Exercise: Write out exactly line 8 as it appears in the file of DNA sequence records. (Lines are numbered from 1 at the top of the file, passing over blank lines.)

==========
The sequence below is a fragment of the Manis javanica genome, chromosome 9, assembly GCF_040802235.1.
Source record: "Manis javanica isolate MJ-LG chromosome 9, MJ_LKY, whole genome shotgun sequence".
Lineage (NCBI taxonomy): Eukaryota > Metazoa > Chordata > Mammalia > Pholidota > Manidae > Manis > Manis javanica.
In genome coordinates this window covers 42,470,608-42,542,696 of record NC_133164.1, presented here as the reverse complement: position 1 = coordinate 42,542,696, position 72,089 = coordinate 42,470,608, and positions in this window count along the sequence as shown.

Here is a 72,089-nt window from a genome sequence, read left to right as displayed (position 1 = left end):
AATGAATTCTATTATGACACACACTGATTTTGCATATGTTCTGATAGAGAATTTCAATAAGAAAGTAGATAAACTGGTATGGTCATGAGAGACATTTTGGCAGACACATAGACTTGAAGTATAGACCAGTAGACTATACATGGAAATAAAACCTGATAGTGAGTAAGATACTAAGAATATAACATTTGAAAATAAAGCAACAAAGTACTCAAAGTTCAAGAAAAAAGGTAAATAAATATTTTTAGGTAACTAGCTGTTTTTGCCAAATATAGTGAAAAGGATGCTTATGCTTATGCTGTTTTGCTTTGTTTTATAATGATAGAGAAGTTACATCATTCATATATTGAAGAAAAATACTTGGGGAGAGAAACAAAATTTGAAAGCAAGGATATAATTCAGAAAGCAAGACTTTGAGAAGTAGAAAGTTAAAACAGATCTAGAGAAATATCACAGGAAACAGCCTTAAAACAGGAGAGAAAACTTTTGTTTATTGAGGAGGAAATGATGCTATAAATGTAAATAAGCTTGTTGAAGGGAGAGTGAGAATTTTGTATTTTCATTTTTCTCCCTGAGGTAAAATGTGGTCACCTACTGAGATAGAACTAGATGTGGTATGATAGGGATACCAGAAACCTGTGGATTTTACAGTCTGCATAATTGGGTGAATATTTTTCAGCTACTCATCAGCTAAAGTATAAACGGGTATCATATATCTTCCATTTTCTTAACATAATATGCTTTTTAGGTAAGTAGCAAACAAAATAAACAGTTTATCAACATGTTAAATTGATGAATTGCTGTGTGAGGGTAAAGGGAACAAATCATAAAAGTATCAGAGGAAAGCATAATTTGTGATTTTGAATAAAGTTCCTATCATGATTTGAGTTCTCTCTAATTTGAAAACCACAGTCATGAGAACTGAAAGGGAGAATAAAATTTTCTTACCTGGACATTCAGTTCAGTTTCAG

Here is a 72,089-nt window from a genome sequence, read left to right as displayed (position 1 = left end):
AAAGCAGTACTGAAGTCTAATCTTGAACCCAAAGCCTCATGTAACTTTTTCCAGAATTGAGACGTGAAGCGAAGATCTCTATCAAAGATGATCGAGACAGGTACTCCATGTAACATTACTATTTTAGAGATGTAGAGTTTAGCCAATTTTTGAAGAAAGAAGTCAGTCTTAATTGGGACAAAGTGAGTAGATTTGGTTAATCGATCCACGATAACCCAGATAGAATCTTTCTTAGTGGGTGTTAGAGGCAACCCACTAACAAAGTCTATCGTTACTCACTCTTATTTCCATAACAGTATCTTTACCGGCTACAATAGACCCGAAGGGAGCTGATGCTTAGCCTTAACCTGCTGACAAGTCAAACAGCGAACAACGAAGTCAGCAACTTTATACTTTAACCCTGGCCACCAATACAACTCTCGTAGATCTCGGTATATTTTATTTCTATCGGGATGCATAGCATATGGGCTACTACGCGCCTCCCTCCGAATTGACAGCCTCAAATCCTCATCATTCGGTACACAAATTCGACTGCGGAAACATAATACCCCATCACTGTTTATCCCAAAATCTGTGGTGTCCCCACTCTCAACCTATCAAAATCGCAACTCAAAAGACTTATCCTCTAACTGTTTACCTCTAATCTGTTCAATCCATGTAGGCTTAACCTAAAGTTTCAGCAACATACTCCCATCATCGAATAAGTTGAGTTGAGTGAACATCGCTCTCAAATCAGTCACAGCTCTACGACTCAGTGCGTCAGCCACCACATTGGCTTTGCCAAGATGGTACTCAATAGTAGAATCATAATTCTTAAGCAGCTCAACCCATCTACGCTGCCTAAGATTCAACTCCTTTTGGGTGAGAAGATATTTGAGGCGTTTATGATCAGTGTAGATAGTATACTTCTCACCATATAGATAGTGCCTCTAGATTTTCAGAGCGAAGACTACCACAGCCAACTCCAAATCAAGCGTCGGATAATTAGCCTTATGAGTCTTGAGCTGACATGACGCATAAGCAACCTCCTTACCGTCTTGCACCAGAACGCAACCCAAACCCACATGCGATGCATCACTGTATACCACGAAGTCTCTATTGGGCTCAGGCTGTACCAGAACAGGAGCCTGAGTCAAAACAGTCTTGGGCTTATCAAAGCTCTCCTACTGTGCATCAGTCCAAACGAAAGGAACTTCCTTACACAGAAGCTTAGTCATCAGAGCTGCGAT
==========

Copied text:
AAAGCAGTACTGAAGTCTAATCTTGAACCCAAAGCCTCATGTAACTTTTTCCAGAATTGAGACGTGAAGCGAAGATCTCTATCAAAGATGATCGAGACAGGTACTCCATGTAACATTACTATTTTAGAGATGTAGAGTTTAGCCAATTTTTGAAGAAAGAAGTCAGTCTTAATTGGGACAAAGTGAGTAGATTTGGTTAATCGATCCACGATAACCCAGATAGAATCTTTCTTAGTGGGTGTTAGAGGCAACCCACTAACAAAGTCTATCGTTACTCACTCTTATTTCCATAACAGTATCTTTACCGGCTACAATAGACCCGAAGGGAGCTGATGCTTAGCCTTAACCTGCTGACAAGTCAAACAGCGAACAACGAAGTCAGCAACTTTATACTTTAACCCTGGCCACCAATACAACTCTCGTAGATCTCGGTATATTTTATTTCTATCGGGATGCATAGCATATGGGCTACTACGCGCCTCCCTCCGAATTGACAGCCTCAAATCCTCATCATTCGGTACACAAATTCGACTGCGGAAACATAATACCCCATCACTGTTTATCCCAAAATCTGTGGTGTCCCCACTCTCAACCTATCAAAATCGCAACTCAAAAGACTTATCCTCTAACTGTTTACCTCTAATCTGTTCAATCCATGTAGGCTTAACCTAAAGTTTCAGCAACATACTCCCATCATCGAATAAGTTGAGTTGAGTGAACATCGCTCTCAAATCAGTCACAGCTCTACGACTCAGTGCGTCAGCCACCACATTGGCTTTGCCAAGATGGTACTCAATAGTAGAATCATAATTCTTAAGCAGCTCAACCCATCTACGCTGCCTAAGATTCAACTCCTTTTGGGTGAGAAGATATTTGAGGCGTTTATGATCAGTGTAGATAGTATACTTCTCACCATATAGATAGTGCCTCTAGATTTTCAGAGCGAAGACTACCACAGCCAACTCCAAATCAAGCGTCGGATAATTAGCCTTATGAGTCTTGAGCTGACATGACGCATAAGCAACCTCCTTACCGTCTTGCACCAGAACGCAACCCAAACCCACATGCGATGCATCACTGTATACCACGAAGTCTCTATTGGGCTCAGGCTGTACCAGAACAGGAGCCTGAGTCAAAACAGTCTTGGGCTTATCAAAGCTCTCCTACTGTGCATCAGTCCAAACGAAAGGAACTTCCTTACACAGAAGCTTAGTCATCAGAGCTGCGAT